Set in a time of war between the kingdoms of Human and Demons, the Yusha heads towards the Demon King’s castle to end the war once and for all. When he arrives there, he encounters the Demon King who is revealed to be a red-haired woman named Mao. She offers the Yusha a choice: defeat her or help her end the war. After some thought, the Yusha agrees to help her change the world.
‘This is unlike other fantasy anime.’
Maoyu is based on the first major work by Log Horizon light novel author Mamare Touno. Unlike other fantasy anime, which can often rely on video game mechanics and logic, the anime draws more from the tradition of strategic RPG-style board games. It showcases the day-to-day interactions of people in fantastical worlds and the steps they take to gradually modernize. Despite being a fantasy series, Maoyu grounds itself in a very pragmatic, realistic world. Economics is a heavy theme in the series, and although the material can be dry at times, its purpose in the story demonstrates how people negotiate trade and work to find land and food in a feudalistic system.
One interesting element is how the names of the characters aren’t specified and represent the generic role each person plays. You have characters simply named as ‘Female Knight’ and ‘Female Magicians’ among many others. The exceptions are the main characters, with Yusha’s name translated into English from Japanese as ‘Hero’ and Mao as ‘Demon King.’ On that note, their relationship is a strong highlight of the series. The anime displays the deep trust they have for each other after starting out as enemies. Mao’s smitten affection for Yusha is really cute and shows her adorable side. I wish I could have seen more of that rather than some spotty shots of her cleavage. Mao and Yusha are voiced by Ami Koshimizu and Jun Fukuyama; both have great rapport and vocal chemistry similar to their work in Spice and Wolf.
Mao wishes for peace and prosperity in the world and is presented as more progressive than her Demon King predecessors. Wanting to enlighten and unite the Human and Demon worlds, her pacifism and intellect help her make rational decisions and introduce new technologies to cure sickness and improve living conditions. She also holds her own ground when negotiating with shrewd merchants – a skill right on par with Yusha’s sword skills.
Unfortunately, one weakness of the anime is how Mao is left out towards the end of the series, making her return only in the final two episodes. I feel that from that point the story loses some focus and jumps along to several other unnecessary plot points. It was also hard to pay attention to some side characters, like Yusha’s party members, who are mostly absent after the first episode, save for a few episodes here and there. Young Merchant and Big Sister Maid take the spotlight instead and do an effective job of moving the story along. The latter has an awesome moment (which I won’t spoil) that represents a turning point in the anime.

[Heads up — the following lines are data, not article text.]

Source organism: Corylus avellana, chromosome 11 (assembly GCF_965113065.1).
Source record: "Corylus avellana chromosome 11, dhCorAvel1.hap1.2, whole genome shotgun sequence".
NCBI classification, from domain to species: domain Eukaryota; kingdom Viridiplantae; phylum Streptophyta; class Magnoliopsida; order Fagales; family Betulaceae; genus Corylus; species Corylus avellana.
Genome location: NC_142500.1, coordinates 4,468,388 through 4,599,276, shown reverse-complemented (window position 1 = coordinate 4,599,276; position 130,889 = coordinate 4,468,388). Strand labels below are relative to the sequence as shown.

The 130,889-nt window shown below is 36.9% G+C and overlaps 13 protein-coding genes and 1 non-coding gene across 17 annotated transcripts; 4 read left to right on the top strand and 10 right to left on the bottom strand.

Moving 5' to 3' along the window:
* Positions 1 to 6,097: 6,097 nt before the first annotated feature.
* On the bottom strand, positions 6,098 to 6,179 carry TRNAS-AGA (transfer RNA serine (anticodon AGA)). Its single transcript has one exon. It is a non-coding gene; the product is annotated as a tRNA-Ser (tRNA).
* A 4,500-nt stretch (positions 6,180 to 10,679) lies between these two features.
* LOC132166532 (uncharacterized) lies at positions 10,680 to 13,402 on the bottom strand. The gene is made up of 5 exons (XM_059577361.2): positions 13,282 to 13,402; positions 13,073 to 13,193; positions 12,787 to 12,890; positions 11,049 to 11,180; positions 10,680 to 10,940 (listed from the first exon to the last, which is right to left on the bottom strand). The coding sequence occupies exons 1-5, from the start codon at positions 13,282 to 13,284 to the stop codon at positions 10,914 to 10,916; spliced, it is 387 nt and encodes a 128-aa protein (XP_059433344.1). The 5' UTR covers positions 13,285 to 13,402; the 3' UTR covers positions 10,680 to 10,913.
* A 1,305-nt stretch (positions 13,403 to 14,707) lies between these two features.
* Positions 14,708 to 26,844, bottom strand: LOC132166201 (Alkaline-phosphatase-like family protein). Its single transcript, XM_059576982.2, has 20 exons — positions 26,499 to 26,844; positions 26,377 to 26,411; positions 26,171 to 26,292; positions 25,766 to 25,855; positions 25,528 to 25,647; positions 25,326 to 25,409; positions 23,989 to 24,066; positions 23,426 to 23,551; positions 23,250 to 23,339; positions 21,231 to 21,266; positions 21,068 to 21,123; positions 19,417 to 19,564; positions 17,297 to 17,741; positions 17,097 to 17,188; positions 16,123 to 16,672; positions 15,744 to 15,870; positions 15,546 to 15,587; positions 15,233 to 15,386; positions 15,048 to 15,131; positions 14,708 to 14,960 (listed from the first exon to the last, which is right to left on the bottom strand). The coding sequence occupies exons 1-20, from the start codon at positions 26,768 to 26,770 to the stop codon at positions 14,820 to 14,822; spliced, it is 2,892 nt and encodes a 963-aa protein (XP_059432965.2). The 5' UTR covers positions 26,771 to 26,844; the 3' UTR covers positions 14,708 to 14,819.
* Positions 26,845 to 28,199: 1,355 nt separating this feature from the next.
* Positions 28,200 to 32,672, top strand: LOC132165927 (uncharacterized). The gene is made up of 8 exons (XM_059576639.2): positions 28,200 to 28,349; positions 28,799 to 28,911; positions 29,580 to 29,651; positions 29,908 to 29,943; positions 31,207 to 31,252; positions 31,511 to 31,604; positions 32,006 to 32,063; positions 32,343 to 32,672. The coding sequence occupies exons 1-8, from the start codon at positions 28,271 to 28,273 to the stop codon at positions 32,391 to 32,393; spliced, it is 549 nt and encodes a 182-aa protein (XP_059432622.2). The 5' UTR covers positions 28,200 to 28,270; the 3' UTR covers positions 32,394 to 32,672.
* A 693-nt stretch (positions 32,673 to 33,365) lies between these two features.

The last episode brings everything full circle when Yusha and Mao reunite, with him reminding her of who she is. It also concludes on a somewhat open note, suggesting that there is more to expect from the main antagonist of the series: the Church of the Central Nation. Afraid of a rebellion, they brand Mao as a heretic and use their powers as an oppressive institution to stop her. Although she’s victorious in the end, the church continues to conspire with corrupt humans and demons that want to keep their power intact. I think we’ve only seen a fraction of the things they can do to our heroes and would have liked to see them pose more challenges.
The first season of Maoyu has a solid narrative, despite leaving the adaptation incomplete. The anime ends on a satisfying note and doesn’t linger with any unanswered questions or loose plot threads. It proves that fantasy anime can incorporate a certain degree of realism into its characters and the way they resolve problems. While much progress has already been taken by Mao and Yusha, they’ll still have a lot of work to do before they achieve true peace.